This bar, photographed at night during the Edinburgh Fringe Festival, has style. I like the arched ceiling, the mix of patterns, the glow of lights in the darkness, the greenery that brings the outside in, and the observing mannequin. Other details emerge if you have time to explore.
At first, the white screen seemed to dominate and distract, but after living with the picture for a while, I’ve come to accept it would be less interesting were the screen not there. It disrupts and balances.
Today’s submission for Becky’s Lines&Squares has an assortment of lines – curved, straight, diagonal, droopy, converging – there’s even a line of pianos.
14 Replies to “October Lines: Edinburgh Fringe Bar”
What a fascinating bar, just look at all these lines. I think I would have missed the pianos 🎹 if you hadn’t said.
PS the ferns look as though they’ve been there longer than the bar!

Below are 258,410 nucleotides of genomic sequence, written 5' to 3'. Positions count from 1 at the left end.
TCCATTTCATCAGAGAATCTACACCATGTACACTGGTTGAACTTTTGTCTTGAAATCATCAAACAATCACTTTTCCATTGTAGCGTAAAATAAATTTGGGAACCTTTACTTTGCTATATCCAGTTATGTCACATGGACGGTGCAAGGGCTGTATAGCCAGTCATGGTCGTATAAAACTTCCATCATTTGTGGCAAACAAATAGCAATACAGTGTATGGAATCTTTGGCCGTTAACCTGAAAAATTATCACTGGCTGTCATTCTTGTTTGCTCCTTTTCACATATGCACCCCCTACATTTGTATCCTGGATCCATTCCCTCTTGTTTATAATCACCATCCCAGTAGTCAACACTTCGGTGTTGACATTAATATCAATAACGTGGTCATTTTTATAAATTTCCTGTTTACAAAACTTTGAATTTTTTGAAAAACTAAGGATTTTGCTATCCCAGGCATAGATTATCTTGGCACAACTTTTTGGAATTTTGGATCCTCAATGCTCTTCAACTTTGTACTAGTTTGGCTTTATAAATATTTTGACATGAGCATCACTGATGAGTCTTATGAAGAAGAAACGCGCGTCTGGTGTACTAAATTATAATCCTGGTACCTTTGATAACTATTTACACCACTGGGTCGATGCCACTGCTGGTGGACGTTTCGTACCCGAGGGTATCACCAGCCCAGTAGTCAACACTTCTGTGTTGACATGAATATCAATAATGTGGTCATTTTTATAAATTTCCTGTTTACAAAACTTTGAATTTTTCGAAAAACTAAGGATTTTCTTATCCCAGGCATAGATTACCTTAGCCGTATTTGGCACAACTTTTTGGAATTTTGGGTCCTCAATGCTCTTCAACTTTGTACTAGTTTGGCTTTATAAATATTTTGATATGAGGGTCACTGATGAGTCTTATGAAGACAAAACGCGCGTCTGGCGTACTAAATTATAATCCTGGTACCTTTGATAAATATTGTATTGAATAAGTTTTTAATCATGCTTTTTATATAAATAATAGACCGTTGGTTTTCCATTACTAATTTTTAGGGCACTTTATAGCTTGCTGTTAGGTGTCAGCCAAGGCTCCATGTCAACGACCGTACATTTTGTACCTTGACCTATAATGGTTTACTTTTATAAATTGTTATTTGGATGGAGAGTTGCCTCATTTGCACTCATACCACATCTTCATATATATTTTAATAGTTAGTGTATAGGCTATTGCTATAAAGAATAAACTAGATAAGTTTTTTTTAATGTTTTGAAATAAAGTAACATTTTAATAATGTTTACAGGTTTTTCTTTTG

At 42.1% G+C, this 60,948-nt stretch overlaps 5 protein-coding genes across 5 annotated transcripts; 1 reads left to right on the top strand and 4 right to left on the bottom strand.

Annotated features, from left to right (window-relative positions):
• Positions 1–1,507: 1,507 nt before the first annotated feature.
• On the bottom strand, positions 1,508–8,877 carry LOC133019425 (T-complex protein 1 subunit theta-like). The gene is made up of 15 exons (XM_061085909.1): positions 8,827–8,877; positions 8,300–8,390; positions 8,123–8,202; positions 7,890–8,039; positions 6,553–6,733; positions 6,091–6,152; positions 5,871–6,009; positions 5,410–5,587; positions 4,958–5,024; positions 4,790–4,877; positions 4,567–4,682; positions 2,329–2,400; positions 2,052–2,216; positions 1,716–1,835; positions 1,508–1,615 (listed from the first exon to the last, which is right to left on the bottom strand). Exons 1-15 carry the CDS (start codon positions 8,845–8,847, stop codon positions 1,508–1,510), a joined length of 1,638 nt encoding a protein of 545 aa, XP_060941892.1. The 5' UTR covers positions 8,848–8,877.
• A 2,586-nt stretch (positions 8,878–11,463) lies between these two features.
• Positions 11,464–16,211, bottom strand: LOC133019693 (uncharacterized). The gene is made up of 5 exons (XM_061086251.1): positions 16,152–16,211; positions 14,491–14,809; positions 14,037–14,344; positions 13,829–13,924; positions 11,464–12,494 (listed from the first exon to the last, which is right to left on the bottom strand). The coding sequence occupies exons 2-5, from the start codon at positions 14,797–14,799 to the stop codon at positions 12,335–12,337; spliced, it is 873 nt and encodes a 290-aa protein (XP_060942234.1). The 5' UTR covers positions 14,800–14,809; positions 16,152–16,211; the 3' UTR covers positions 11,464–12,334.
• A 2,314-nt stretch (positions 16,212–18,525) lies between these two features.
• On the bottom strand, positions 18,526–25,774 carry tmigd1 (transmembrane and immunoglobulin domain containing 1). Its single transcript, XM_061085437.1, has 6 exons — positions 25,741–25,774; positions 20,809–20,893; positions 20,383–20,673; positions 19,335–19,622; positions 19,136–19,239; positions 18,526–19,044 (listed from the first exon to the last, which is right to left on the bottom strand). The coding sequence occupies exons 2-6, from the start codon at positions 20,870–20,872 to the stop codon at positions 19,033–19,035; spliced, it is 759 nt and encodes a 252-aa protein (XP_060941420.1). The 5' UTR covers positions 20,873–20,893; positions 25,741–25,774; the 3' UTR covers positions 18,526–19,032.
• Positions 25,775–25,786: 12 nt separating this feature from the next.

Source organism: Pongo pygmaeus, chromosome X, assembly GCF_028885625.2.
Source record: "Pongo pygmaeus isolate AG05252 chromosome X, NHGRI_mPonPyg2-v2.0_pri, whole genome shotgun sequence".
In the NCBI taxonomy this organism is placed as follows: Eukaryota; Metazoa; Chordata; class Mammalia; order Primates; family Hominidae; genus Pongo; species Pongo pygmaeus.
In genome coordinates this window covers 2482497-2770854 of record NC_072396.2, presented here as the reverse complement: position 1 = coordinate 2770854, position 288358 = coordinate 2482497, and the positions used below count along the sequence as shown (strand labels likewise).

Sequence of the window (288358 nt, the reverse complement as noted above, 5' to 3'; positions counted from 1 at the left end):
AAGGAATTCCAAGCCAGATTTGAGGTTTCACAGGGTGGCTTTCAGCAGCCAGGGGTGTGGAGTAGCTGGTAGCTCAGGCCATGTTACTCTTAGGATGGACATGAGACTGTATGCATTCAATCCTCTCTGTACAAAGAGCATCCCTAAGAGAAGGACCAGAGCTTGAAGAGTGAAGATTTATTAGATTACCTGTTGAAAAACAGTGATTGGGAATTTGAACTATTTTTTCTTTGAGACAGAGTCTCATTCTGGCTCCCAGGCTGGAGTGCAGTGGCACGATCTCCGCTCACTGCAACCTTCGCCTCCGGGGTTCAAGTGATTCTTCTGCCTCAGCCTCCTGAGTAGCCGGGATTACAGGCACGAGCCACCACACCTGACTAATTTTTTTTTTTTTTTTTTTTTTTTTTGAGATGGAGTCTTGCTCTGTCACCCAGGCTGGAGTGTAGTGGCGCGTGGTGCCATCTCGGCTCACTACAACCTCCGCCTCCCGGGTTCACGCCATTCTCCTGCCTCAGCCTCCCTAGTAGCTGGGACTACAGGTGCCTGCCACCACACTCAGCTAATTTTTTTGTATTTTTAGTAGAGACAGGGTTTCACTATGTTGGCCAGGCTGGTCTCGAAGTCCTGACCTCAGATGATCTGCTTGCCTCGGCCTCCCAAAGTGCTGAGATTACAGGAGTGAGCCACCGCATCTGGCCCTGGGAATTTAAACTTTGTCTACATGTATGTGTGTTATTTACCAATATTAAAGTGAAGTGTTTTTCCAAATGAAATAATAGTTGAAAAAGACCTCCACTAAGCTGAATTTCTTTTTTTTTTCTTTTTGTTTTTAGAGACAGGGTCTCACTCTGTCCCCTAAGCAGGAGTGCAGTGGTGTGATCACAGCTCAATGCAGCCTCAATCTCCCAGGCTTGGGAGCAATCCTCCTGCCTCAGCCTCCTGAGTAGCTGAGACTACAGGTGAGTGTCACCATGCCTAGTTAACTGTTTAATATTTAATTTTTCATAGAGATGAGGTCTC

Definitely a quirky bar. I must admit I don’t like the screen at all.
I can understand that. It took me a while to come around, but now if I block it out with my hand, it seems to make the picture less interesting.
Looks like a place I would spend some time in!
It was memorable, even in a city with plenty of watering holes to choose from. 🙂
There’s something about that big white screen which weirdly goes with the black and white bar and with what seems to be pillows in the far corner. Maybe it’s their similar starkness in the midst of more subtle colors and contours. Maybe they should uncover the piano keys and bring in those black and white lines. Maybe I should stop looking…
That’s what I see. There seems to be a split between white light and rosy light, each claiming approximately half the territory, but not in a rigid way, so the eye is encouraged to move around.
A splendid shot. I like the spiralling effect of the whole
Good point – the curve of the bar and perspective acting on the arch shape create something of a down-the-rabbit-hole effect.
Looks mysterious and inviting. For some reason, the white screen didn’t bother me at all.
As a cinema goer, it might act as placeholder for a possibility.
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